Police also plan to interview witnesses and have asked others with video to come forward. LAPD also has contacted Union Rescue Mission to determine whether its camera system captured the shooting.

President Barack Obama announced late last year that he wants $263 million in federal funds to go toward training police officers and buying body cameras. The request came in the wake of protests over a grand jury's decision not to indict the white police officer who killed Michael Brown, an unarmed, 18-year-old black man, in Ferguson, Missouri.

Gadi Schwartz contributed to this report.
 



Photo Credit: KNBC/KVEA]]>
<![CDATA[WATCH: Truck Pursuit in SoCal]]> Mon, 02 Mar 2015 21:53:35 -0500 http://media.nbcwashington.com/images/224*120/budget+truck+stolen.jpg

A brazen thief led police on a 60-mile, slow-speed pursuit Monday in a stolen moving truck filled with old junk to be recycled before police spike strips punctured the tires and the driver surrendered peacefully.

The pursuit began on a report of a stolen Budget truck at Sheldon Street and San Fernando Road in Sun Valley, police said. It ended on a freeway transition road near Fontana.

The truck was rented Friday from Budget rentals.

Sharon Pereida said it was filled with used furniture and an old clothes dryer she got from an abandoned storage unit.

The truck was stolen when she had gone to Sun Valley Paper Stock to recycle a load of paper. When she went inside to get her money, the thief took off with the truck. An employee of the recycling company jumped into a car, tried to chase him and reported to police the truck's location.

"I come to the door and Marco, my son, goes running and says, 'They stole our truck,'" she said. "I said, 'No! Never, ever leave your keys, even for a half minute.'

"Luckily nobody lost their life and everything was replaceable."

Pereida said her assistant left her cellphone in the truck — and the thief called her from that cellphone twice but never spoke. Finally he threw the phone out the window.

When he finally made his way onto the northbound 15 near Fontana, the CHP used a spike strip to flatten the truck's tires. He surrendered when police approached the truck with guns drawn and a police dog on a leash.

Pereida said she doesn't care about the belongings inside the truck and is mostly unhappy her assistant lost her cellphone.

The thief, who has not been identified, is behind bars facing a felony evading charge.

Asher Klein contributed to this report.



Photo Credit: KNBC-TV]]>
<![CDATA[SoCal Teens Find Teacher Hanging]]> Mon, 02 Mar 2015 23:26:35 -0500 http://media.nbcwashington.com/images/199*120/3-2-15-jillian+jacobson.jpg

Crisis counselors were called to an Orange County high school Monday morning after a group of students discovered their teacher hanged herself inside a locked classroom, officials said.

The students at El Dorado High School in Placentia found the photography teacher, 31-year-old Jillian Jacobson, about 8:30 a.m., Placentia police said.

The students arrived before school started to find the classroom door locked, Placentia Police Lt. Eric Point said. They got a teacher to unlock the door, when they then found the woman inside.

"She was just really involved in her students' lives," student Lacie Urquhart said. "She would ask everybody how their weekend was. If you were down, she would try to help you. She was just a very kind, loving person."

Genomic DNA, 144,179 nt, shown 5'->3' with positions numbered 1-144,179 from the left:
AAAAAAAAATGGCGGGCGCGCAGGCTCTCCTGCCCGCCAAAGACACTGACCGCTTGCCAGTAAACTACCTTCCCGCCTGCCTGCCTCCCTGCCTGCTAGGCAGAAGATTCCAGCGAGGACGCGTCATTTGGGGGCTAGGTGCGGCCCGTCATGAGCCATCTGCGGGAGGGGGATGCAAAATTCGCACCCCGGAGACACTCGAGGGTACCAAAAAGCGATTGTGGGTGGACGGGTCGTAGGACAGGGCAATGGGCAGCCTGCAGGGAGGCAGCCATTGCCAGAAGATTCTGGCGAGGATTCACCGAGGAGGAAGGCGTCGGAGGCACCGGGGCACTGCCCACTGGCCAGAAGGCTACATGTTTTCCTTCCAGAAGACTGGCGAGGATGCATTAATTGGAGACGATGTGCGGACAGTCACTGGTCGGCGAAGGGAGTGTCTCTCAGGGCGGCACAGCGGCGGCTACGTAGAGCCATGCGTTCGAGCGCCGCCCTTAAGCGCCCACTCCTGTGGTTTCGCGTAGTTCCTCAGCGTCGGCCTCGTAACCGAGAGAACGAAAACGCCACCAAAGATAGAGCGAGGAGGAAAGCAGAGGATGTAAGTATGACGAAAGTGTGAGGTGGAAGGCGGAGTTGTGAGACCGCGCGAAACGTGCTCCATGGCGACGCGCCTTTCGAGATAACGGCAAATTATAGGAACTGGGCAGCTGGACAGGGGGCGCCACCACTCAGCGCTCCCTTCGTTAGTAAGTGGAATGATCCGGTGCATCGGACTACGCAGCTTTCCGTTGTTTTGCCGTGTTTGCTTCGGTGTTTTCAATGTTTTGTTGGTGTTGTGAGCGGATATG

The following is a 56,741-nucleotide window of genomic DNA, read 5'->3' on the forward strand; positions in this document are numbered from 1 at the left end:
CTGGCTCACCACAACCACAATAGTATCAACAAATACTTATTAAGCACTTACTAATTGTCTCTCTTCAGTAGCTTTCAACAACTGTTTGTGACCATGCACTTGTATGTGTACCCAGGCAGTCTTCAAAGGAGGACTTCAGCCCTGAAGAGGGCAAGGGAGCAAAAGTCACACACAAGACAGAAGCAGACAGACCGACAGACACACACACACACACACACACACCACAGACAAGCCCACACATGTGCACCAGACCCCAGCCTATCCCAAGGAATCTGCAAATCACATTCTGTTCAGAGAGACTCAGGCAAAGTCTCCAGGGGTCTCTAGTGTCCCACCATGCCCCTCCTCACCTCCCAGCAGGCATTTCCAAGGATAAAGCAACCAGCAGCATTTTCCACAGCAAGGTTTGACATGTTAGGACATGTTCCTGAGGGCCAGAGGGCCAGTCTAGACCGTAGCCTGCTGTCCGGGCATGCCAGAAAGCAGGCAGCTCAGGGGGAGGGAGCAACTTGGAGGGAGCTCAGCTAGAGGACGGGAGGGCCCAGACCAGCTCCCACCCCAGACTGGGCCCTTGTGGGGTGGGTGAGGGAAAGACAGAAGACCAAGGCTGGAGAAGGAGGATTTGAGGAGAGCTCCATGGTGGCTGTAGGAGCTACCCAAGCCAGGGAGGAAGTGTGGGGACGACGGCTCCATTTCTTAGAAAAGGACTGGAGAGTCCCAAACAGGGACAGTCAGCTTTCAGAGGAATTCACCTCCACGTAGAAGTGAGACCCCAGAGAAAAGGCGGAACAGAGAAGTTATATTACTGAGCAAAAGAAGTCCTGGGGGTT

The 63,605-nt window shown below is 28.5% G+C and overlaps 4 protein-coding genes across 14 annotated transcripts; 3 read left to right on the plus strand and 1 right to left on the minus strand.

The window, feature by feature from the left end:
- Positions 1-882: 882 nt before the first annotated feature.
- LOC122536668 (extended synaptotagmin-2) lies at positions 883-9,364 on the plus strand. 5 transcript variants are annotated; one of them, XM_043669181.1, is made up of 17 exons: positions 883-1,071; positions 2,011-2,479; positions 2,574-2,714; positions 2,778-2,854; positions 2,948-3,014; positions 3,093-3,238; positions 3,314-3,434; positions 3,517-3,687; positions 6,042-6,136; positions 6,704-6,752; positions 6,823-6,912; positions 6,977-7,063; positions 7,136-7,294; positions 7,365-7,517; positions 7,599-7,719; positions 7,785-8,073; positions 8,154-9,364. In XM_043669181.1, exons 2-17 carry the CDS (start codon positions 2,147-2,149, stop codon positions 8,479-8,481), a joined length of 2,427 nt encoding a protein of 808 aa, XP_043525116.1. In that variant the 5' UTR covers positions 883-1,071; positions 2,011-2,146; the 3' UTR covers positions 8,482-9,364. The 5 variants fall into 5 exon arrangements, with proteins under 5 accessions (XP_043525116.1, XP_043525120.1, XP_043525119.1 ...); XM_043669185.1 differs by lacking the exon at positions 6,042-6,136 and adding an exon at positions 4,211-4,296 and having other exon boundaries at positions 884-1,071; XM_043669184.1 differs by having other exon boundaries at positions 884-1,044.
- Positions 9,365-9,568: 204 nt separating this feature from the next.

Jacobson worked at the high school since 2008, and she taught art camp during summer at Cal State Fullerton.

Parents of students at the school told NBC4 Jacobson, a wife who lived in Anaheim, had empathy for her students because her own father committed suicide.

The district sent crisis counselors to the school to comfort the students and staff and provide support, and they will remain available through the week.

Point said the students from her class were sent home for the day.



Photo Credit: El Dorado High School]]>
<![CDATA["Nothing Gloomy": Sen. Barbara Mikulski in Her Own Words]]> Mon, 02 Mar 2015 19:54:11 -0500 http://media.nbcwashington.com/images/213*120/milkulski-AP120716033168.jpg

She is known as the dean of the Senate among her women colleagues. She is often described as feisty.

And after she became the chairwoman of the Appropriations Committee, The New York Times reported that although her predecessors were loved and respected, she was feared.

On Monday, U.S. Sen. Barbara Mikulski, the longest-serving woman in Congress, announced that she would retire when her term ends in January 2017.

The Maryland Democrat became a senator in 1987 after 10 years in the U.S. House of Representatives, was the top Democrat on the Appropriations Committee and was the first woman to head it.

Mikulski has long had a reputation for being blunt. Here are some of her memorable comments:

In January 2014, announcing a bipartisan appropriations bill, Mikulski said the process involved no "cute and funnies," according to U.S. News and World Report.

"This wasn’t kind of fun and Kumbaya," she said. "This was hard work."

Of women who are strong and persistent, she told the same publication: "Men fear us, but that is the way they talked about their mothers when they said 'clean up your room.' We said 'clean up your act, it is time we do something to help the American people.'"

In August 2013, The New York Times described a reporter calling out "Madame Chairwoman" as he tried to keep up with her in a hallway.

"That's right, 'Madame Chairwoman.' I like it," she said without stopping.